In 1996 we dedicated about half of the concert to the songs of the Beatles. We lined up 22 musicians (string players, brass, clarinets, flutes, chimes, etc.) to make the "noises" necessary to pull off authentic versions of such Beatle favorites as "Yesterday", "When I'm Sixty-four" and "Penny Lane". The two concerts were well attended and warmly received.
Since 1996, I've been involved full time in video production and music. In 1997 we produced the "Grand Rapids Griffins Theme" which is played before all home games. I've done various video projects for Amway, Steelcase and Calvin College.
In October, 1997 I did 13 performances of "Woody Guthrie's American Song" with the Grand Rapids Civic Theatre. This was a good opportunity to sing, play and act.
On October 26, 1997 I ran in the Marine Corps Marathon in Washington D.C. This was a good opportunity to link up with one of my original musical pals, Jerry Talen. The marathon went well despite the constant downpour. Vice President Al Gore was in the same race about 56 minutes behind me.
In December, 1997 I performed with the Hope College duo of Grooters and Beal for three performances at the Welch Auditorium. It was fun to be a "side man" and I enjoyed the guitar and banjo work.
In April of 1998, the Tonedeafs leveled the Fine Arts Center once again. The two concerts featured Glenn and the Tonedeafs as well as the Westshore Workshop Gospel Choir. It was a good time.
In April of 1999 the Tonedeafs returned. Pete Bardolph took a much needed break from touring. Two new additions to the band: Cordell Langeland - guitar, Stuart Poltrock - keyboards. The show featured a new opening video. An anthology of Tonedeaf video clips from the previous 15 years.
In October of 1999 I began work on my first full length CD project. A collection of spiritual and religious songs. Working title: "Psalm."
Also in October 1999 I was hired on as Director of Music and Worship at Sunshine Community Church. This has been a great learning experience. God is really working in the congregation. And this should be a great catalyst for writing new music. The remainder of 1999 and much of 2000 was spent learning the job at Sunshine.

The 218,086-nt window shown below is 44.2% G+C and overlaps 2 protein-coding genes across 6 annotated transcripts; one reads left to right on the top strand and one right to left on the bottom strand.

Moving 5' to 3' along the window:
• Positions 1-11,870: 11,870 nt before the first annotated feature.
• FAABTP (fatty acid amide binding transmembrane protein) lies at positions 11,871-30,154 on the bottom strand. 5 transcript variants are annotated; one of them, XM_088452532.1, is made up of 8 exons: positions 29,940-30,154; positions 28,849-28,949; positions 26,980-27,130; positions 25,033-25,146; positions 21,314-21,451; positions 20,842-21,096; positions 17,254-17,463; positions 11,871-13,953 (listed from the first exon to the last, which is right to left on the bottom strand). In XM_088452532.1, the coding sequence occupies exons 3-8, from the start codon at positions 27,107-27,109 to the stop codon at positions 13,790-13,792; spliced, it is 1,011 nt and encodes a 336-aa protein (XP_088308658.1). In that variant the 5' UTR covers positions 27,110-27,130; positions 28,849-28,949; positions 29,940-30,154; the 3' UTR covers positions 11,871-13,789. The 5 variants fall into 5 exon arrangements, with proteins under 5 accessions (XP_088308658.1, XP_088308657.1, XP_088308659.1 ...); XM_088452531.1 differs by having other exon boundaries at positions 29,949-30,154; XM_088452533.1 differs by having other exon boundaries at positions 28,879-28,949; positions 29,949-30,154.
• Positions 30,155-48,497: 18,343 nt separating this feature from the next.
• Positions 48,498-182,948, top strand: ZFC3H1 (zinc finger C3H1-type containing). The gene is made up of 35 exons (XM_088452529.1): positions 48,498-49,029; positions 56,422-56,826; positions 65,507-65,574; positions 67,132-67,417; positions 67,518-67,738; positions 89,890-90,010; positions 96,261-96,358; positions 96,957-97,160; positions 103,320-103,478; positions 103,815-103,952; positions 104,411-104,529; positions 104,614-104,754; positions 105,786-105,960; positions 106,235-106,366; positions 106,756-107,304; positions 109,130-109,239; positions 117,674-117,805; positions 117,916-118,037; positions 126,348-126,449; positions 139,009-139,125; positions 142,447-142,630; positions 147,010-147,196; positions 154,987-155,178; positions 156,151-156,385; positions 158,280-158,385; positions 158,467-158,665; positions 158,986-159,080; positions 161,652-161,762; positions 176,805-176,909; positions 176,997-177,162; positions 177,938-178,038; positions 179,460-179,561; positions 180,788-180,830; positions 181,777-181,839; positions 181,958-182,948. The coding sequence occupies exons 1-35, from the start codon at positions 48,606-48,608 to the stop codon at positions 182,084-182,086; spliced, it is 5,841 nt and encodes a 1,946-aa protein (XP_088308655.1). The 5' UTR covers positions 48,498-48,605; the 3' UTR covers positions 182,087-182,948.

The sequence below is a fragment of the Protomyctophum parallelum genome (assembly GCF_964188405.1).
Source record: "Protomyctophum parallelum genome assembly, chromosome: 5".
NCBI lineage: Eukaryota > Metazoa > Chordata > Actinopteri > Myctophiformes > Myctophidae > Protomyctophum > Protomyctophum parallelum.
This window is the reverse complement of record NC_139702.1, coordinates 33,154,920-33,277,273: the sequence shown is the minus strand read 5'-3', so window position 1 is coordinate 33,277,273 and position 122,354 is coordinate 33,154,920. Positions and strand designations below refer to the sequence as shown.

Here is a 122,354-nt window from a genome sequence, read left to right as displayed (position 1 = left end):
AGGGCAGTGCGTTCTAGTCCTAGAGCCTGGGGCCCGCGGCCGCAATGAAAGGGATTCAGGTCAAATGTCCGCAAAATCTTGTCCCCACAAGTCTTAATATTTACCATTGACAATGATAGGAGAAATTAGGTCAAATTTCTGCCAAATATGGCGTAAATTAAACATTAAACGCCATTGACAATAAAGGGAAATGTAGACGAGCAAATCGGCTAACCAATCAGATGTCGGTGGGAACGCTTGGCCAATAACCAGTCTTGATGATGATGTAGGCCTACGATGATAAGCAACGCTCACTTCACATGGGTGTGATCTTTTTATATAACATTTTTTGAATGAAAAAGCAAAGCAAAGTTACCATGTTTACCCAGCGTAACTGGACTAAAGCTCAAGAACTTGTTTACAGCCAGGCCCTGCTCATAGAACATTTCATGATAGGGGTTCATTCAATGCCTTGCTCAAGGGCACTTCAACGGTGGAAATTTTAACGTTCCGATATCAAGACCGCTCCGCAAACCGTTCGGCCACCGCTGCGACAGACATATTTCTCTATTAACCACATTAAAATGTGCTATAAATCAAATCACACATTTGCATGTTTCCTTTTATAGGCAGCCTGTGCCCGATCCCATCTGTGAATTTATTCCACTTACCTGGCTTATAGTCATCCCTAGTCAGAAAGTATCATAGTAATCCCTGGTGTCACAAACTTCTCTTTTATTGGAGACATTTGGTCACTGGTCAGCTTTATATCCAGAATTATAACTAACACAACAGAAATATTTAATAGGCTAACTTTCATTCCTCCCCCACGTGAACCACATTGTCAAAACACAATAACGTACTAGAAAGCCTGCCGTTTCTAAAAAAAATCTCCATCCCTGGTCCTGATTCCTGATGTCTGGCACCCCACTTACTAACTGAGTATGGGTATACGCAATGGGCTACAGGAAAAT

Also, during this time the "Psalm" album took shape. Over the course of nine months we pulled together 19 musicians plus three children's choirs and recorded the album at Soundpost Studios. Stuart Poltrock produced and engineered the project. It was a great learning experience. It was great to work with oboes, fiddles, cellos, electric guitars and everything else. Phil Schaafsma and Bob Alderink did a delightful job on the photos and layout. It was a ton of work, but God blessed it.
On July 21, 2000 we did the "Psalm" CD release concert at Calvin. We brought all of the people together who worked on the album and basically performed the 16 songs live. This was very fund to have all of the people together in the same room for the first time. WCSG (91.3 FM) started playing cuts.
Throughout the end of 2000 and 2001 we started performing the "Psalm" concert at various Grand Rapids area churches.
On May 4 & 5, 2000 we did the "Born in the CRC" concerts at Calvin's Fine Arts Center. This was a real shift from the "Psalm" concerts we'd been doing, but it was great to get Pete and Doug Bardolph back in the line-up. Glenn Moerdyk joined on the piano. The concert featured over 20 musicians and a number of classic rock songs by Bruce Springsteen, the Beatles, Jackson Browne, etc. The Calvin Faculty Quartet closed the first half with "YMCA" and the biggest pyro show we've ever put on. Wild and wacky, but well worth the $7 ticket price.